(iii) have due regard to the Public Sector Equality Duty; namely the need to eliminate discrimination, harassment, victimisation and any other conduct prohibited by the Equality Act 2010, and to advance equality of opportunity between persons who share a relevant protected characteristic (race, disability, gender, age, sexual orientation, religion or belief, pregnancy and maternity and gender reassignment) and persons who do not share it and foster good relations between persons who share a relevant protected characteristic and persons who do not share it (section 149 of the Equality Act 2010);
6.8 As noted in sections 3 and 4 above, in January 2014 the GLA published an integrated impact assessment (“IIA”), including an equalities impact assessment and health impact assessment, of the London housing strategy, which included policies for the London Housing Bank, and increasing the delivery of affordable housing. That IIA also cross-referenced an IIA of Further Alterations to the London Plan, which included a sustainability assessment, strategic environment assessment, and equality impact assessment of proposals to increase levels of affordable housing; identifying broadly positive impacts.
6.9 When assessing specific bids for funding proposals and entering into loan and funding agreements, the Public Sector Equality Duty and the matters set out in section 30(3-5) of the GLA Act detailed above will need to be taken into account.
6.10 Section 34A of the GLA Act and the Greater London Authority (Specified Activities Order) 2013/973 require that the GLA can only carry certain activities, if done so through a company that is a subsidiary of the GLA. Those activities are the “management and exploitation (which includes acquisition, disposal, development and holding) of land on a commercial basis with a view to the realisation of a profit in connection with the GLA’s housing, regeneration and economic development functions under the GLA Act.” It is envisaged that the proposed lending under the LHB will not be a specified activity. Accordingly, it should be an activity that the GLA can undertake, and should not need to be undertaken by GLA Land and Property (GLAP). Further consideration will, however, need to be given to this issue prior to entering into specific loan agreements, including taking into account what security the GLA may require in respect of the loan.
6.11 The GLA has engaged external lawyers to assist with this project. These external lawyers have advised in general terms that the London Housing Bank product is, in State Aid terms, social housing or a sub-market rental product; and that, provided those eligible to be tenants of new homes meet the GLA criteria for income eligibility, then the programme should be capable of being implemented in compliance with State Aid rules, falling within the block exemption for programmes providing Services of General Economic Interest. It has been advised that this will require GLA loan agreements to include clauses requiring recipient organisations to collate and file returns which demonstrate compliance with State Aid rules; and providing for claw-back of any overpayment. The funding arrangements will also need to be established in a way which complies with the GLA’s fiduciary duty to use its public funds prudently and in a manner which affords value for money.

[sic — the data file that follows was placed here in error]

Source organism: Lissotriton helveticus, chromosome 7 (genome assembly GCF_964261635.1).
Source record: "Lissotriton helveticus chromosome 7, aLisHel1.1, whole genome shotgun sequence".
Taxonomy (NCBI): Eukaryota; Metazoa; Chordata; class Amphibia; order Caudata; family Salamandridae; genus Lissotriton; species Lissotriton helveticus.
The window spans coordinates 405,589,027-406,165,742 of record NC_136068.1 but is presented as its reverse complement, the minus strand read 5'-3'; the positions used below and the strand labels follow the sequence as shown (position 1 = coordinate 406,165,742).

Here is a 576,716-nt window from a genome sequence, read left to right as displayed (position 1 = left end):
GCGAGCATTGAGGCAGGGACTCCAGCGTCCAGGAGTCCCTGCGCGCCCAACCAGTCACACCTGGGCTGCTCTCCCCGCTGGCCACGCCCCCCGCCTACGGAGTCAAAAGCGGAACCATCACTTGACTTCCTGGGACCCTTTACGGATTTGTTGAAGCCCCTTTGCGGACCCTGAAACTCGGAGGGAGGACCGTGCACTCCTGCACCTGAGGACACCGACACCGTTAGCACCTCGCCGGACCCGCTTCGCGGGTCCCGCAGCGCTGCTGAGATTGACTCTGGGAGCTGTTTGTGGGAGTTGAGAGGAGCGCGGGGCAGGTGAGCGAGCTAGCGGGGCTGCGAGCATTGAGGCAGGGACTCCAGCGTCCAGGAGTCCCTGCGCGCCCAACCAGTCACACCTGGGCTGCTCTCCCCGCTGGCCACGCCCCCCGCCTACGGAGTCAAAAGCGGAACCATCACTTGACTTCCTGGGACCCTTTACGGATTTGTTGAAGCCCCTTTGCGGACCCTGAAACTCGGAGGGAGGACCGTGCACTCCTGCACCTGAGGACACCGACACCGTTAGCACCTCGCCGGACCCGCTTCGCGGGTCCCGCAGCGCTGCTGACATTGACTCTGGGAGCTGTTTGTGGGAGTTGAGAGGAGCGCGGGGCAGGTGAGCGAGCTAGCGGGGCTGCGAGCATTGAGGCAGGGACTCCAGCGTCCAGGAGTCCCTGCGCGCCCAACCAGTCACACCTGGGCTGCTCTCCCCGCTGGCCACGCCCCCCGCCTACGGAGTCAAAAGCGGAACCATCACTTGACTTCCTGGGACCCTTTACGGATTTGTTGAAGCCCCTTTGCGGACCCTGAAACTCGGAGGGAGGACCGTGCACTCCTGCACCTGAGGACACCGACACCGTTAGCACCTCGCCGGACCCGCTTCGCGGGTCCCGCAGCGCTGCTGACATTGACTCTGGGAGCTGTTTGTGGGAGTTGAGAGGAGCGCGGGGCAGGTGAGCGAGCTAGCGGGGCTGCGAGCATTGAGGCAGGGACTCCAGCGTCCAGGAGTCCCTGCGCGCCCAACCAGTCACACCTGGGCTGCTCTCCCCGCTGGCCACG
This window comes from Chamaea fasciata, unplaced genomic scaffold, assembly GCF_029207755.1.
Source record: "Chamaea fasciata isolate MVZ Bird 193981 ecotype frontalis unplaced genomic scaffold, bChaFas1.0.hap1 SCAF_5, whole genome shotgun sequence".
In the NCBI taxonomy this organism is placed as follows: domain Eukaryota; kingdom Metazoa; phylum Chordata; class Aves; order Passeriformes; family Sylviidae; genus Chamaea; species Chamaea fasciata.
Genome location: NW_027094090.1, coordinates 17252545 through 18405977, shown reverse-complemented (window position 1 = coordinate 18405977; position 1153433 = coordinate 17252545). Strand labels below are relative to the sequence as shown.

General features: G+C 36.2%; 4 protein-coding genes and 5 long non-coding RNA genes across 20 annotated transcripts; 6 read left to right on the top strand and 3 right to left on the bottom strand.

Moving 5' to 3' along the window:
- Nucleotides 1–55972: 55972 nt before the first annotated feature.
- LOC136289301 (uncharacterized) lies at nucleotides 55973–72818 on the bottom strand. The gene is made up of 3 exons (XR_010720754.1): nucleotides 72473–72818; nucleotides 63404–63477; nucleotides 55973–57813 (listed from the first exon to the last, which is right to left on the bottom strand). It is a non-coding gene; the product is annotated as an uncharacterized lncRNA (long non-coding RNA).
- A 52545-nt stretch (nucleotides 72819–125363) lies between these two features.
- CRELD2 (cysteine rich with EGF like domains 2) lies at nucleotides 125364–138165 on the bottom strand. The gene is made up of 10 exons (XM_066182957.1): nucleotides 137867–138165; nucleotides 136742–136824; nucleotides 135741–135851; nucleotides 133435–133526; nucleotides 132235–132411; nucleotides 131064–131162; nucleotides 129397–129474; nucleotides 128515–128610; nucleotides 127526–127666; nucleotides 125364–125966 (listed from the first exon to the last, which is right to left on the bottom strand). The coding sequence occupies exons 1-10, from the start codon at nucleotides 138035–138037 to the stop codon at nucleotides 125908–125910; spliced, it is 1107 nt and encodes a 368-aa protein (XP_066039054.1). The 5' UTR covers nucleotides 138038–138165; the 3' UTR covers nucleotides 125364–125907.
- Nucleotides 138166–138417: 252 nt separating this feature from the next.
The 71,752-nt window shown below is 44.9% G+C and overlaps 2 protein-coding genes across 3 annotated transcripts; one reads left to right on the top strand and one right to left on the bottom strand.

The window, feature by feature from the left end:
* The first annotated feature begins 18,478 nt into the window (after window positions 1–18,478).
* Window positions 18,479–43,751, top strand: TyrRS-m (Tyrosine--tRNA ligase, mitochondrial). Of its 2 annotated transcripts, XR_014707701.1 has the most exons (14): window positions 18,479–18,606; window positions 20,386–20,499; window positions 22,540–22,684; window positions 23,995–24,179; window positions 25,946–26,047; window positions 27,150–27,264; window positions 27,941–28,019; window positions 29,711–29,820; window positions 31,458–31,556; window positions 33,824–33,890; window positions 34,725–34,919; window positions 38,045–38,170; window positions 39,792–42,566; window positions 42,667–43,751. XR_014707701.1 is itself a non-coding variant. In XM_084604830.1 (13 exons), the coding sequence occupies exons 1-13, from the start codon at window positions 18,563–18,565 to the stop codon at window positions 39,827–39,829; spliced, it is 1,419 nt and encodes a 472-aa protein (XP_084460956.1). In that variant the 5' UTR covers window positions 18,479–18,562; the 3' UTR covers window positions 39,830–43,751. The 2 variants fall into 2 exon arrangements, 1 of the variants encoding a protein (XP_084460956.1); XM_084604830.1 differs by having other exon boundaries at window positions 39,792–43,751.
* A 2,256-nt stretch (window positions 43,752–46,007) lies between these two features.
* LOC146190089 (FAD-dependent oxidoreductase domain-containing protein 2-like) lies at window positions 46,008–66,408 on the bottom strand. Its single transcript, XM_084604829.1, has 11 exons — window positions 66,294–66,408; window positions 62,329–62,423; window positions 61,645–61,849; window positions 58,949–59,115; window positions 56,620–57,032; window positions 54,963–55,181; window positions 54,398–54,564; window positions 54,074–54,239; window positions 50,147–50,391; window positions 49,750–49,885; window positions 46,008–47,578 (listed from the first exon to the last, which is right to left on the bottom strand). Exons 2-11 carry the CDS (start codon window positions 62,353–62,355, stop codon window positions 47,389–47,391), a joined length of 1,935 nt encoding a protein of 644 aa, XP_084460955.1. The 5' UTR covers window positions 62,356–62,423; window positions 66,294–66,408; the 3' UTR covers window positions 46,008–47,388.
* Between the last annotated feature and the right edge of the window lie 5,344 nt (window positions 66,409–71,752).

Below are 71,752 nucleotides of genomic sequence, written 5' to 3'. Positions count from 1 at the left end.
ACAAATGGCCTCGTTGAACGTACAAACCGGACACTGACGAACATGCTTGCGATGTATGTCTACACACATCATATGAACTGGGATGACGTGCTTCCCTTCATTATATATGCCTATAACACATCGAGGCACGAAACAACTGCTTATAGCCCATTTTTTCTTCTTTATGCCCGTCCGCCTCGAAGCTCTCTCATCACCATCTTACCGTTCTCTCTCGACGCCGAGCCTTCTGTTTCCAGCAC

6.12 External lawyers have been engaged to assist with this project to prepare the relevant funding agreements and to ensure that the funding arrangements are established in a way that is compliant with state aid laws.
6.13 Officers must ensure that no legally binding commitment to the award of funding is given until the appropriate funding documentation is put in place between and executed by the GLA and recipients.
6.14 The award of GLA funding under the London Housing Bank is not a procurement, and is not therefore subject to the requirements of the Public Contracts Regulations 2006. This notwithstanding, the GLA is still subject to the overarching duties of fairness and transparency.
Delegation to GLA Officers
6.15 Section 38 (1) of the Act provides that any function exercisable on behalf of the GLA by the Mayor shall also be exercisable on behalf of the GLA by any member of staff of the GLA if or to the extent that the Mayor so authorises, whether generally or specially, and subject to any conditions imposed by the Mayor. The exercise of such delegated powers must be in compliance with the Mayoral Scheme of Delegation.
7.1 The GLA’s Housing and Investment Group considered the bids received and the recommendation to make conditional allocations through the London Housing Bank on 13 January 2015. The recommendations were endorsed by the Housing Investment Group.
7.2 Satisfactory due diligence for the loan funding allocations, and the fulfilment of the other conditions, will be confirmed through a Directors' Decision, including any variations to the outputs and allocations, unless substantial. With regards to the remaining £146.1m remaining to be allocated, the funding decision will be through Mayoral Decision as this decision only concerns the reopening of the bidding process.
GLA/DCLG contract signed
Announcement of funding decisions
Contracts signed (with providers)
April 2015 to Summer 2016
Project Closure [indicative repayments to GLA, then DCLG]
March 2027 – March 2034